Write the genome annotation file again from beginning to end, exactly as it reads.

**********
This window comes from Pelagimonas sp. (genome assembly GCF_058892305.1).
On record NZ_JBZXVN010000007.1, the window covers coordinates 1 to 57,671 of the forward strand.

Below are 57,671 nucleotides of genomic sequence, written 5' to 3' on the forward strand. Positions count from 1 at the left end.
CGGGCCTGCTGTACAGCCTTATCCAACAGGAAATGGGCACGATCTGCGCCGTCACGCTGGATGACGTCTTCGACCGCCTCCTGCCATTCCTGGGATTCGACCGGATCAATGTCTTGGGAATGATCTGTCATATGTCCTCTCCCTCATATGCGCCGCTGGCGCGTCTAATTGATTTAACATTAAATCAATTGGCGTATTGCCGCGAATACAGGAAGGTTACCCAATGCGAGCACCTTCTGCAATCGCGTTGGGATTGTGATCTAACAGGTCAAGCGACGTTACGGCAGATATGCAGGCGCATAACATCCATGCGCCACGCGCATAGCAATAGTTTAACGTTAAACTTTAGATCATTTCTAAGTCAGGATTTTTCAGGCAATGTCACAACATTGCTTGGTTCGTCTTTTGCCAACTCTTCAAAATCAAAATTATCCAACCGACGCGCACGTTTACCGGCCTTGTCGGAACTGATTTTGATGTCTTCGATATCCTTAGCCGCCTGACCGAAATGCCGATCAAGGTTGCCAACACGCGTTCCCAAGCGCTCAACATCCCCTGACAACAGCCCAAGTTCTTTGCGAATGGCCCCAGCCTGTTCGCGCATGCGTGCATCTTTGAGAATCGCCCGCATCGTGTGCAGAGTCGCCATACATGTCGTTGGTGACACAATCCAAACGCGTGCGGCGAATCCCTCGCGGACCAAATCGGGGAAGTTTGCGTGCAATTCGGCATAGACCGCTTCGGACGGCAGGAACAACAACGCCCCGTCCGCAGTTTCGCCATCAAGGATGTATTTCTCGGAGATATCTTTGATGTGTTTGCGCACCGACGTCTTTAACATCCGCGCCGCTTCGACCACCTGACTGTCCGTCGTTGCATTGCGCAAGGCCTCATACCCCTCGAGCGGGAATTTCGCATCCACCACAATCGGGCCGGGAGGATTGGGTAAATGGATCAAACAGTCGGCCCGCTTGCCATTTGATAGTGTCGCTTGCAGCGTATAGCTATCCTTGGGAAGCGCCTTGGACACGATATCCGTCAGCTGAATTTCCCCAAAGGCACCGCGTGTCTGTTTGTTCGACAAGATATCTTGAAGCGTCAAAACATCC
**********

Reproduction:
This window comes from Pelagimonas sp. (genome assembly GCF_058892305.1).
On record NZ_JBZXVN010000007.1, the window covers coordinates 1 to 57,671 of the forward strand.

Below are 57,671 nucleotides of genomic sequence, written 5' to 3' on the forward strand. Positions count from 1 at the left end.
CGGGCCTGCTGTACAGCCTTATCCAACAGGAAATGGGCACGATCTGCGCCGTCACGCTGGATGACGTCTTCGACCGCCTCCTGCCATTCCTGGGATTCGACCGGATCAATGTCTTGGGAATGATCTGTCATATGTCCTCTCCCTCATATGCGCCGCTGGCGCGTCTAATTGATTTAACATTAAATCAATTGGCGTATTGCCGCGAATACAGGAAGGTTACCCAATGCGAGCACCTTCTGCAATCGCGTTGGGATTGTGATCTAACAGGTCAAGCGACGTTACGGCAGATATGCAGGCGCATAACATCCATGCGCCACGCGCATAGCAATAGTTTAACGTTAAACTTTAGATCATTTCTAAGTCAGGATTTTTCAGGCAATGTCACAACATTGCTTGGTTCGTCTTTTGCCAACTCTTCAAAATCAAAATTATCCAACCGACGCGCACGTTTACCGGCCTTGTCGGAACTGATTTTGATGTCTTCGATATCCTTAGCCGCCTGACCGAAATGCCGATCAAGGTTGCCAACACGCGTTCCCAAGCGCTCAACATCCCCTGACAACAGCCCAAGTTCTTTGCGAATGGCCCCAGCCTGTTCGCGCATGCGTGCATCTTTGAGAATCGCCCGCATCGTGTGCAGAGTCGCCATACATGTCGTTGGTGACACAATCCAAACGCGTGCGGCGAATCCCTCGCGGACCAAATCGGGGAAGTTTGCGTGCAATTCGGCATAGACCGCTTCGGACGGCAGGAACAACAACGCCCCGTCCGCAGTTTCGCCATCAAGGATGTATTTCTCGGAGATATCTTTGATGTGTTTGCGCACCGACGTCTTTAACATCCGCGCCGCTTCGACCACCTGACTGTCCGTCGTTGCATTGCGCAAGGCCTCATACCCCTCGAGCGGGAATTTCGCATCCACCACAATCGGGCCGGGAGGATTGGGTAAATGGATCAAACAGTCGGCCCGCTTGCCATTTGATAGTGTCGCTTGCAGCGTATAGCTATCCTTGGGAAGCGCCTTGGACACGATATCCGTCAGCTGAATTTCCCCAAAGGCACCGCGTGTCTGTTTGTTCGACAAGATATCTTGAAGCGTCAAAACATCC